The Romans pulled out of England in 410 AD. One inconvenient thing about empires is that they require a lot of maintenance, much of it violent and requiring lots of personnel. Between hostile incursions on various fronts by enemies they considered “barbarians” and clashes between rival would-be emperors, the Romans found it very costly to have to fight to maintain the empire. Indigenous Scots and Picts were troublesome to the Romans in Britain, who also had to contend with attacks by Germanic tribes, such as the Angles, Jutes, and Saxons. Such incursions were an even bigger problem on the Continent, resulting in a shifting of Roman attention, military personnel, and resources away from Britain, with the consequence of economic collapse there as well as increasing vulnerability to attacks by the Germanic tribes. In 410, the Visigoths attacked Rome, which was the beginning of the end for the Roman empire, the end of Roman Britain, and the opening of a big, nasty power vacuum in its place. But that’s a story for another day.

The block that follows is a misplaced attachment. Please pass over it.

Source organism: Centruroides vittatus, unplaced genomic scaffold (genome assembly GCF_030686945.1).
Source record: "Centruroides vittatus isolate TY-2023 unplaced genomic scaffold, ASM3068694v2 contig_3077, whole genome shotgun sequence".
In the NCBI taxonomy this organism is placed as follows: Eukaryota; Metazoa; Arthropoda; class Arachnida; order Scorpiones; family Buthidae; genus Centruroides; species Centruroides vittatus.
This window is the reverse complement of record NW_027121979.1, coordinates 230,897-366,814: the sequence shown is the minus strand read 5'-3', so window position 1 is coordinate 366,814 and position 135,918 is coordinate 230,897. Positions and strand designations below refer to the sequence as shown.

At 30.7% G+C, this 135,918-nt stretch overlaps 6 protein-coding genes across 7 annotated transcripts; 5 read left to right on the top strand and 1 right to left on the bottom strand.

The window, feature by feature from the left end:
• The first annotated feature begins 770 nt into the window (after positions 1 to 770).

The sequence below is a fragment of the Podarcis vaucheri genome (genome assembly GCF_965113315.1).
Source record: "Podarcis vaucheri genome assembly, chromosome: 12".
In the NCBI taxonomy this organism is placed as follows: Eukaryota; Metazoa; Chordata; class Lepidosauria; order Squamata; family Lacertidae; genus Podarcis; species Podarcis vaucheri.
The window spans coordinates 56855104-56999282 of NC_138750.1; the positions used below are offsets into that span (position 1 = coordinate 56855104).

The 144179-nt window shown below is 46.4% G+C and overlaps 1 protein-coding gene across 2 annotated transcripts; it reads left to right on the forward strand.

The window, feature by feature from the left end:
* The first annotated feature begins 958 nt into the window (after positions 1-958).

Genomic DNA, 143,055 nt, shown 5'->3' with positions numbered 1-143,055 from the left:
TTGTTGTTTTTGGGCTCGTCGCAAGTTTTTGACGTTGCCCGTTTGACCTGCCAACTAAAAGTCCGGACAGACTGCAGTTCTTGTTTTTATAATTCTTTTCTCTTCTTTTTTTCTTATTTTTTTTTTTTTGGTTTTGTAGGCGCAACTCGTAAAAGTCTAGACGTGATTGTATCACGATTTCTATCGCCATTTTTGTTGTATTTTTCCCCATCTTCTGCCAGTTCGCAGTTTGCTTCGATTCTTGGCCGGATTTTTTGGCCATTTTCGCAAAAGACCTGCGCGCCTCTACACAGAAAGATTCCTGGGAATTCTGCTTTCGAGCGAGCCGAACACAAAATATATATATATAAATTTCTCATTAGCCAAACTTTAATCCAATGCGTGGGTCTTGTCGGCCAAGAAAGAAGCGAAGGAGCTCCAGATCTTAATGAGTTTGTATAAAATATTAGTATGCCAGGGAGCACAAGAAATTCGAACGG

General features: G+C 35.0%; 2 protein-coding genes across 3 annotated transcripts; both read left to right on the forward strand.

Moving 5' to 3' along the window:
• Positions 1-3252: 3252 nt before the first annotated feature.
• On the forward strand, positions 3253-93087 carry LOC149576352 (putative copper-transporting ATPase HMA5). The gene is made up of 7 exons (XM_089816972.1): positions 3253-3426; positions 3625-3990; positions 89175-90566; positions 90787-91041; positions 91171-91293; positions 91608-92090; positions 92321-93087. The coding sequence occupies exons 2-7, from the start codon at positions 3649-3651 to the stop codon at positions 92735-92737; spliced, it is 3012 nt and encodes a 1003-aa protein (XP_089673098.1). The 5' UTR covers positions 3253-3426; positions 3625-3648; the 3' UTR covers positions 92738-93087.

The usual disclaimer applies: I am a professor of English linguistics, so I am like totally credible and everything, but this blog has not been vetted or peer reviewed and therefore is not to be considered a scholarly source for anyone out there who might be looking for information for a research paper. Also, these are my original words, and while some of what is posted herein is based on widely known and available information, that doesn’t mean you can take my words or my ideas and use them as your own. That’s plagiarism and it isn’t right, so don’t do it.

All images in this post are in the public domain.